|Title||Predicting tropical insect herbivore abundance from host plant traits and phylogeny|
|Funding||This material is based upon work supported by the U.S. National Science Foundation under grant DEB- 0515678 and the Czech Science Foundation under grants P505/ 10/0673 and 206/09/0115.|
|Study Area Description||The study took place close to Wanang Village, Madang. The two plots were 800 m apart in a mosaic of primary and secondary rain forest vegetation at 100–200 m above sea level in an extensive mixed evergreen forest on latosols in the Ramu River basin. The climate is generally humid and relatively aseasonal. Historical readings from Madang (70 km east, 1956–1970; McAlpine et al. 1983) indicated mean annual rainfall of 3500 mm and mean monthly temperature between 26.28C and 26.78C. Mean monthly rainfall exceeded 100 mm throughout the year, except during August to September based on readings taken between January 1994 and December 1996 from a site 70 km east of the study area.|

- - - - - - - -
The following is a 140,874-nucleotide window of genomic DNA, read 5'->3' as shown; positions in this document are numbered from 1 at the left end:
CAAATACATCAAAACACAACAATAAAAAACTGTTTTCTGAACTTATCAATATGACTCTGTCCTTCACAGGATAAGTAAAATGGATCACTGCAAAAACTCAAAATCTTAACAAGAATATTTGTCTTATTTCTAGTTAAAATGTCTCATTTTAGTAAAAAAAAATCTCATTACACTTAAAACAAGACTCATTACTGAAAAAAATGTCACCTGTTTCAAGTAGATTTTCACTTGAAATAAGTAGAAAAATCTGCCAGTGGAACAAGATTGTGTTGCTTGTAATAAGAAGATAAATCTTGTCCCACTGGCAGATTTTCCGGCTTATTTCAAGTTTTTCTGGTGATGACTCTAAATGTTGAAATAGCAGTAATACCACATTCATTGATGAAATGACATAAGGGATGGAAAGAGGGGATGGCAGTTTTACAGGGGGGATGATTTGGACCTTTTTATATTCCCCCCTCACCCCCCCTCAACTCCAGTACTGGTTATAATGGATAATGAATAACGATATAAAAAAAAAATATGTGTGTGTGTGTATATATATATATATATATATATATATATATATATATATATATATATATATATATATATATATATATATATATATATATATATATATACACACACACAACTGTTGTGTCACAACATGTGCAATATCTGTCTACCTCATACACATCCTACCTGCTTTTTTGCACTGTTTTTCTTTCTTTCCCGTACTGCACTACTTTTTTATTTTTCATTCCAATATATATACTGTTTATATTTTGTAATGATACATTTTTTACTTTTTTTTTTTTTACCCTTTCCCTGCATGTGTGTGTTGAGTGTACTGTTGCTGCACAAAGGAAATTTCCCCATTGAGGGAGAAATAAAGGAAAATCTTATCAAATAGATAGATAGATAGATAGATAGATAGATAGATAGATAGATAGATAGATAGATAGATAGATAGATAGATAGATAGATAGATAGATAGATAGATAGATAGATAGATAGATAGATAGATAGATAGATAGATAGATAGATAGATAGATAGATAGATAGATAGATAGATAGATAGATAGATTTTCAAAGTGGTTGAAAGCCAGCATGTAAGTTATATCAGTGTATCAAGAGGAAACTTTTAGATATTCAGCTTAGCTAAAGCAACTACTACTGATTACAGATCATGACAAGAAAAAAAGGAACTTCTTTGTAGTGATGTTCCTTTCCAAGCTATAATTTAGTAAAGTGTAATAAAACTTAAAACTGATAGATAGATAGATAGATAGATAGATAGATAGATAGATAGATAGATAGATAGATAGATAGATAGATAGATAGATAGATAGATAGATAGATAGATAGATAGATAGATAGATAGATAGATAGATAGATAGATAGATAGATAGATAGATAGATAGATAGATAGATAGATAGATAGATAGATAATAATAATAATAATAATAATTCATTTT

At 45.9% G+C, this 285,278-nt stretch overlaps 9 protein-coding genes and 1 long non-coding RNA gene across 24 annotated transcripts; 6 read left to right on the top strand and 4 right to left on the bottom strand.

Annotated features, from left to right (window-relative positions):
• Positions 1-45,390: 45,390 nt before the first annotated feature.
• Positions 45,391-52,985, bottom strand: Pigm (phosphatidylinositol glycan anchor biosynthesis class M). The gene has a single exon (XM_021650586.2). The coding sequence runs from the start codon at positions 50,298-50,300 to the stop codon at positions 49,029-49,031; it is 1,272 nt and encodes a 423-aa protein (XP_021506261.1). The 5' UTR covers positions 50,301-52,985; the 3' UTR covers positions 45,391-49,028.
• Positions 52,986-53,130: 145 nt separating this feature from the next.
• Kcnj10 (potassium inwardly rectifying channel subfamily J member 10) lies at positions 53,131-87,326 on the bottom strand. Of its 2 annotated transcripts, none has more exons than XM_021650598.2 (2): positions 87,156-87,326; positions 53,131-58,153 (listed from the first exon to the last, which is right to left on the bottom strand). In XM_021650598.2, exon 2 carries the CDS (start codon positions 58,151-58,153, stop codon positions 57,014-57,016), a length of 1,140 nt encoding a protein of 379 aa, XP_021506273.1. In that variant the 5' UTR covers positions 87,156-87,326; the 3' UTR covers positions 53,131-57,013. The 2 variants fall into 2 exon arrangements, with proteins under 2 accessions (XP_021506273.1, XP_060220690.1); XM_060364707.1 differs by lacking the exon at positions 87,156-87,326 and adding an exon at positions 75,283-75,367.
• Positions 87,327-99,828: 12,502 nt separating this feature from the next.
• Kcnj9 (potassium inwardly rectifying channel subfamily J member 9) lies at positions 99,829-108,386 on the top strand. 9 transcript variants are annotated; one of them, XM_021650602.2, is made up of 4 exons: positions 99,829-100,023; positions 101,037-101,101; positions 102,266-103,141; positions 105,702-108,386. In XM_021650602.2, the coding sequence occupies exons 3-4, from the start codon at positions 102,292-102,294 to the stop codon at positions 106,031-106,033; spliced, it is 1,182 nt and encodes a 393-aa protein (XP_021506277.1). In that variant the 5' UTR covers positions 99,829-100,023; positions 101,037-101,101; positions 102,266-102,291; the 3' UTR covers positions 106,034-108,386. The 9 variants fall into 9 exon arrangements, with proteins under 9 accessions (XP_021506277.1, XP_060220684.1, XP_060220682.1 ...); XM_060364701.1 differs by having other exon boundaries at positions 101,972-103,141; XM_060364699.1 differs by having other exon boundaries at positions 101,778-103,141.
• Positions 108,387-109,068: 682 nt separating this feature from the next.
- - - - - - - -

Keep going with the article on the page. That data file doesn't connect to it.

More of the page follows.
|Design Description||We examined the degree to which the abundance of herbivores in a rain forest community is explained by the phylogeny and functional traits of host plants. We destructively sampled all stems 5 cm diameter in two 1-ha plots of New Guinea primary and secondary lowland forest to test predicted relationships between herbivore abundance and plant resources. We analyzed per-tree caterpillar and leaf miner abundance, total leaf biomass (kg), percentage of immature foliage, specific leaf area (cm2/g), leaf nitrogen content (percentage of dry mass), and presence of exudates in the context of a plant community phylogeny estimated from DNA barcodes. In total comparable functional trait and insect abundance data from the 2150 individual trees were assessed.|
The personnel involved in the project: